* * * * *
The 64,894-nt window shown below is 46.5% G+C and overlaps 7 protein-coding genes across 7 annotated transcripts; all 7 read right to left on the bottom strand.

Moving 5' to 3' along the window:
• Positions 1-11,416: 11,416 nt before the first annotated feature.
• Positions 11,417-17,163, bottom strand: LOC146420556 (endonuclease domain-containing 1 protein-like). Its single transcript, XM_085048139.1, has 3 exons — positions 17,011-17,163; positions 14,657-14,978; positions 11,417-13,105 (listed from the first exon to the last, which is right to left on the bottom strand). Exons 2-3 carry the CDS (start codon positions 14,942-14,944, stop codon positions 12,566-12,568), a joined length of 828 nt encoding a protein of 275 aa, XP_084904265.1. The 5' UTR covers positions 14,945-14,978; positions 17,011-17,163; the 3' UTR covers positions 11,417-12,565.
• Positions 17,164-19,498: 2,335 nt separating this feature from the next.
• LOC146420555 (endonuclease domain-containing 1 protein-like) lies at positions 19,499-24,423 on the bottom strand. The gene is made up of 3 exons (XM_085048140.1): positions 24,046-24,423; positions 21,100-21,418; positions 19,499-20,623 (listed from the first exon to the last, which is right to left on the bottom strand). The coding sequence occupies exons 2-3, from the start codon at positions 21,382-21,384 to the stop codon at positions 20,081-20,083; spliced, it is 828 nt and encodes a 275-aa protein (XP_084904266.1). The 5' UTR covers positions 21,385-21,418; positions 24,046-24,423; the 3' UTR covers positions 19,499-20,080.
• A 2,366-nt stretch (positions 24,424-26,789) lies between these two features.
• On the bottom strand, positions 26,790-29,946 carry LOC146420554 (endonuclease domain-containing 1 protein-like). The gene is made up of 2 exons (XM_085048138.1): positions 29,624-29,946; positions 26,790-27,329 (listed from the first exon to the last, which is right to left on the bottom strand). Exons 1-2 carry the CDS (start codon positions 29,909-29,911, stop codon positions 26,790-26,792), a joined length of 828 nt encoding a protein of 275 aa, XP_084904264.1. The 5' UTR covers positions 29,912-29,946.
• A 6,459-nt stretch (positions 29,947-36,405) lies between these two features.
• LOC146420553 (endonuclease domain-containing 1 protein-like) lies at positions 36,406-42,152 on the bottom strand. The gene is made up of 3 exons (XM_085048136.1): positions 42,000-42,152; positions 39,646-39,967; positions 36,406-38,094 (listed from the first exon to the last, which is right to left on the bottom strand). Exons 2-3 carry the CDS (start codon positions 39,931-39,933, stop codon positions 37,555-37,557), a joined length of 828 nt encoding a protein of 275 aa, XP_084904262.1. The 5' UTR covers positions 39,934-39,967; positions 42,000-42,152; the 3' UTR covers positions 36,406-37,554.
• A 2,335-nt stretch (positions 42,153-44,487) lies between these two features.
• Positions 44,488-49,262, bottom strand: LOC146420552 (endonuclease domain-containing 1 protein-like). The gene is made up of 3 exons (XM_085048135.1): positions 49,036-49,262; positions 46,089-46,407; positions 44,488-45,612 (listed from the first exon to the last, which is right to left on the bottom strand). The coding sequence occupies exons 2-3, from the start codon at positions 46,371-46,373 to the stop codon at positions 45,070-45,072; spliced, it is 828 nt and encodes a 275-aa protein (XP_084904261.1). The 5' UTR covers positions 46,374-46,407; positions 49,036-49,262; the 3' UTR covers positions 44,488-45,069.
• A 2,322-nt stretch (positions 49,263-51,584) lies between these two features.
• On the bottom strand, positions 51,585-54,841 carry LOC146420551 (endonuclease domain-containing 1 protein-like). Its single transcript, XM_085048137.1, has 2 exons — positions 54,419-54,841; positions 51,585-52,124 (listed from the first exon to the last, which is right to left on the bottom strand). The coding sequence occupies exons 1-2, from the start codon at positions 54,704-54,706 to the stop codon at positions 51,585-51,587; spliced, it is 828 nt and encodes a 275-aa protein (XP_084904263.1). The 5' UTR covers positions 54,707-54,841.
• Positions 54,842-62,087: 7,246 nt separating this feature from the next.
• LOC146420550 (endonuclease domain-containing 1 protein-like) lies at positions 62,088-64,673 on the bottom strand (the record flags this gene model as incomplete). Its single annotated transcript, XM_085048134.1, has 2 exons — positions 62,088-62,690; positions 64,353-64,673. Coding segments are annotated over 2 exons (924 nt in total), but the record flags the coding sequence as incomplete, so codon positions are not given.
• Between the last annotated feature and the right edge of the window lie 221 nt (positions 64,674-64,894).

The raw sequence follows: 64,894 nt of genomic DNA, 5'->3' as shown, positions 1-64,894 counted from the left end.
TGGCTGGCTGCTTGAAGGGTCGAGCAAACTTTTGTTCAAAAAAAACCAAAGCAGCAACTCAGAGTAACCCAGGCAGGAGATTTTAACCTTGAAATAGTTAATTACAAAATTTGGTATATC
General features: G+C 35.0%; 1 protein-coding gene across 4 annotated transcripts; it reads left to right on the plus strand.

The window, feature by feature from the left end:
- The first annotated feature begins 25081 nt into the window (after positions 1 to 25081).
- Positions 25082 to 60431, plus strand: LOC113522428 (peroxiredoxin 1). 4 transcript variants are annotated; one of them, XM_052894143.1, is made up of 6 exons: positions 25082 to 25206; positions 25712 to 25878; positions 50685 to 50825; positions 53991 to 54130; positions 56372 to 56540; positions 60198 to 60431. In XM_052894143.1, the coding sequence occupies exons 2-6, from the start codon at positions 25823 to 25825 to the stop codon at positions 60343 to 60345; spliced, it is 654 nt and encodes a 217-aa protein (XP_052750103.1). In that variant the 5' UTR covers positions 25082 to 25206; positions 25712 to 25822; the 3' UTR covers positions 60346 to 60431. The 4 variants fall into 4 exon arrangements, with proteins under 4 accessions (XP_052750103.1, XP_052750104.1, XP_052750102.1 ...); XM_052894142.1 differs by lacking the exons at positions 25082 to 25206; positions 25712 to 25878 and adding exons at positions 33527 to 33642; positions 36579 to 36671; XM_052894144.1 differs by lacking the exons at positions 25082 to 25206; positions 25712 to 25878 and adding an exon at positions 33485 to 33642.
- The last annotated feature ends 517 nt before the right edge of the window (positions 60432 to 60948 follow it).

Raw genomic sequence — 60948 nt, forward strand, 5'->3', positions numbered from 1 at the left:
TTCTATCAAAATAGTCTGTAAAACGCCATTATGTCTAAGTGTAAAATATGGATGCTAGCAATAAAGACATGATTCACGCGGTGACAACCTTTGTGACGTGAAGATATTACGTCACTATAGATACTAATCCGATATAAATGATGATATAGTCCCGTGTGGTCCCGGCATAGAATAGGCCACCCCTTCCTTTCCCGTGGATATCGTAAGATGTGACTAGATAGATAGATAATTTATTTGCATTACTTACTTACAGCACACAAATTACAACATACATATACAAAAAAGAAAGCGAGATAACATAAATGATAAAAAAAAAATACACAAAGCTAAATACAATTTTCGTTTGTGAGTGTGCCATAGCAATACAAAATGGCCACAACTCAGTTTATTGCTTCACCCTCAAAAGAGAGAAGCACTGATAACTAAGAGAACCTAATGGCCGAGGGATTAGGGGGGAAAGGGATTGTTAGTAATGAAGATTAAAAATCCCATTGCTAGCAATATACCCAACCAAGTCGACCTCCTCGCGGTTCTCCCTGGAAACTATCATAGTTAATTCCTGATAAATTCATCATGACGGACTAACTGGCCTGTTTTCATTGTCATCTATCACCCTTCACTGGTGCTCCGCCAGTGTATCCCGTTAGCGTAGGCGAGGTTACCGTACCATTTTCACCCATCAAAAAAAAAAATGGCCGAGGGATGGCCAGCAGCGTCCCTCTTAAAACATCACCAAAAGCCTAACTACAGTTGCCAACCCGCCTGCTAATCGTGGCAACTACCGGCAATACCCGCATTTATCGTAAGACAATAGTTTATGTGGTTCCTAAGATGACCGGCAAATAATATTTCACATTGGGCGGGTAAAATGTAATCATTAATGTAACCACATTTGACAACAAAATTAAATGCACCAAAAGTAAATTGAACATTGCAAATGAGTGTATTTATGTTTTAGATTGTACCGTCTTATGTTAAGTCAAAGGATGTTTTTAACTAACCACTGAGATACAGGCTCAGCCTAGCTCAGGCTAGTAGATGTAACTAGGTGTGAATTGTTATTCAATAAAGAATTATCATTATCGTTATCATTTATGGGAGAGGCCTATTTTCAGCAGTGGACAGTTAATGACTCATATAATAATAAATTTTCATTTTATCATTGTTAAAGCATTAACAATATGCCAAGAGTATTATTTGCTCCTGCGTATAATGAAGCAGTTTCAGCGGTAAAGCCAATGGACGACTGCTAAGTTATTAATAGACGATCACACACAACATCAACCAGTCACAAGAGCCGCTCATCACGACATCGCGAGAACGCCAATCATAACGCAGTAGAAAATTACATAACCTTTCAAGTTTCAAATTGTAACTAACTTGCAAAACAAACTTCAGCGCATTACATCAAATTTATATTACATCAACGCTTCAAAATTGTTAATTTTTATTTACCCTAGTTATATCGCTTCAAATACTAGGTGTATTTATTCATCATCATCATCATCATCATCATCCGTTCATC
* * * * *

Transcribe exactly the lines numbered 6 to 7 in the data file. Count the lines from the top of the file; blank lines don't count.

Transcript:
• LOC146420555 (endonuclease domain-containing 1 protein-like) lies at positions 19,499-24,423 on the bottom strand. The gene is made up of 3 exons (XM_085048140.1): positions 24,046-24,423; positions 21,100-21,418; positions 19,499-20,623 (listed from the first exon to the last, which is right to left on the bottom strand). The coding sequence occupies exons 2-3, from the start codon at positions 21,382-21,384 to the stop codon at positions 20,081-20,083; spliced, it is 828 nt and encodes a 275-aa protein (XP_084904266.1). The 5' UTR covers positions 21,385-21,418; positions 24,046-24,423; the 3' UTR covers positions 19,499-20,080.
• A 2,366-nt stretch (positions 24,424-26,789) lies between these two features.